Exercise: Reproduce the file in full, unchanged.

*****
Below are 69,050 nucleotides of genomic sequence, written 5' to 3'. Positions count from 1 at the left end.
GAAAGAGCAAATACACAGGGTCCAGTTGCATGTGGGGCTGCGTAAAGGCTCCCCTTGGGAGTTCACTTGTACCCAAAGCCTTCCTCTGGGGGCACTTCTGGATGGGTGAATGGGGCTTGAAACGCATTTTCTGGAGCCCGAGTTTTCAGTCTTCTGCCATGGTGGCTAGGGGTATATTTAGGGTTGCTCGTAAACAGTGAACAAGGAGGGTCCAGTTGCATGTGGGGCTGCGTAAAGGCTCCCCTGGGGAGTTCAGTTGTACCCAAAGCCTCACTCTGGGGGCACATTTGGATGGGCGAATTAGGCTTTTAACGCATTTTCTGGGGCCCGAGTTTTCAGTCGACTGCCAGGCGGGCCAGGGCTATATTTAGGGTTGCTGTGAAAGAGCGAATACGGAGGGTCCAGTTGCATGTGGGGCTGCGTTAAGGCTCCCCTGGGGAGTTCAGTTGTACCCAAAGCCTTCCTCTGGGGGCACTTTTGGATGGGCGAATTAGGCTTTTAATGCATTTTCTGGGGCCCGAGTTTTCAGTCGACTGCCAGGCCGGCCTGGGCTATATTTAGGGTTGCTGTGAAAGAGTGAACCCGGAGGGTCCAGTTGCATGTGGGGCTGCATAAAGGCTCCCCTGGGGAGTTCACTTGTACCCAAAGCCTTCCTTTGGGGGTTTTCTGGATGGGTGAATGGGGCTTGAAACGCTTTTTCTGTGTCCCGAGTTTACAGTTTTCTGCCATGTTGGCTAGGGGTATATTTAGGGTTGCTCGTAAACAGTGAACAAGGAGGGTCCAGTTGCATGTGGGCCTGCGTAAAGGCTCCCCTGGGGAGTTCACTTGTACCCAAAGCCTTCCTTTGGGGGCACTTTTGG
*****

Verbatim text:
Below are 69,050 nucleotides of genomic sequence, written 5' to 3'. Positions count from 1 at the left end.
GAAAGAGCAAATACACAGGGTCCAGTTGCATGTGGGGCTGCGTAAAGGCTCCCCTTGGGAGTTCACTTGTACCCAAAGCCTTCCTCTGGGGGCACTTCTGGATGGGTGAATGGGGCTTGAAACGCATTTTCTGGAGCCCGAGTTTTCAGTCTTCTGCCATGGTGGCTAGGGGTATATTTAGGGTTGCTCGTAAACAGTGAACAAGGAGGGTCCAGTTGCATGTGGGGCTGCGTAAAGGCTCCCCTGGGGAGTTCAGTTGTACCCAAAGCCTCACTCTGGGGGCACATTTGGATGGGCGAATTAGGCTTTTAACGCATTTTCTGGGGCCCGAGTTTTCAGTCGACTGCCAGGCGGGCCAGGGCTATATTTAGGGTTGCTGTGAAAGAGCGAATACGGAGGGTCCAGTTGCATGTGGGGCTGCGTTAAGGCTCCCCTGGGGAGTTCAGTTGTACCCAAAGCCTTCCTCTGGGGGCACTTTTGGATGGGCGAATTAGGCTTTTAATGCATTTTCTGGGGCCCGAGTTTTCAGTCGACTGCCAGGCCGGCCTGGGCTATATTTAGGGTTGCTGTGAAAGAGTGAACCCGGAGGGTCCAGTTGCATGTGGGGCTGCATAAAGGCTCCCCTGGGGAGTTCACTTGTACCCAAAGCCTTCCTTTGGGGGTTTTCTGGATGGGTGAATGGGGCTTGAAACGCTTTTTCTGTGTCCCGAGTTTACAGTTTTCTGCCATGTTGGCTAGGGGTATATTTAGGGTTGCTCGTAAACAGTGAACAAGGAGGGTCCAGTTGCATGTGGGCCTGCGTAAAGGCTCCCCTGGGGAGTTCACTTGTACCCAAAGCCTTCCTTTGGGGGCACTTTTGG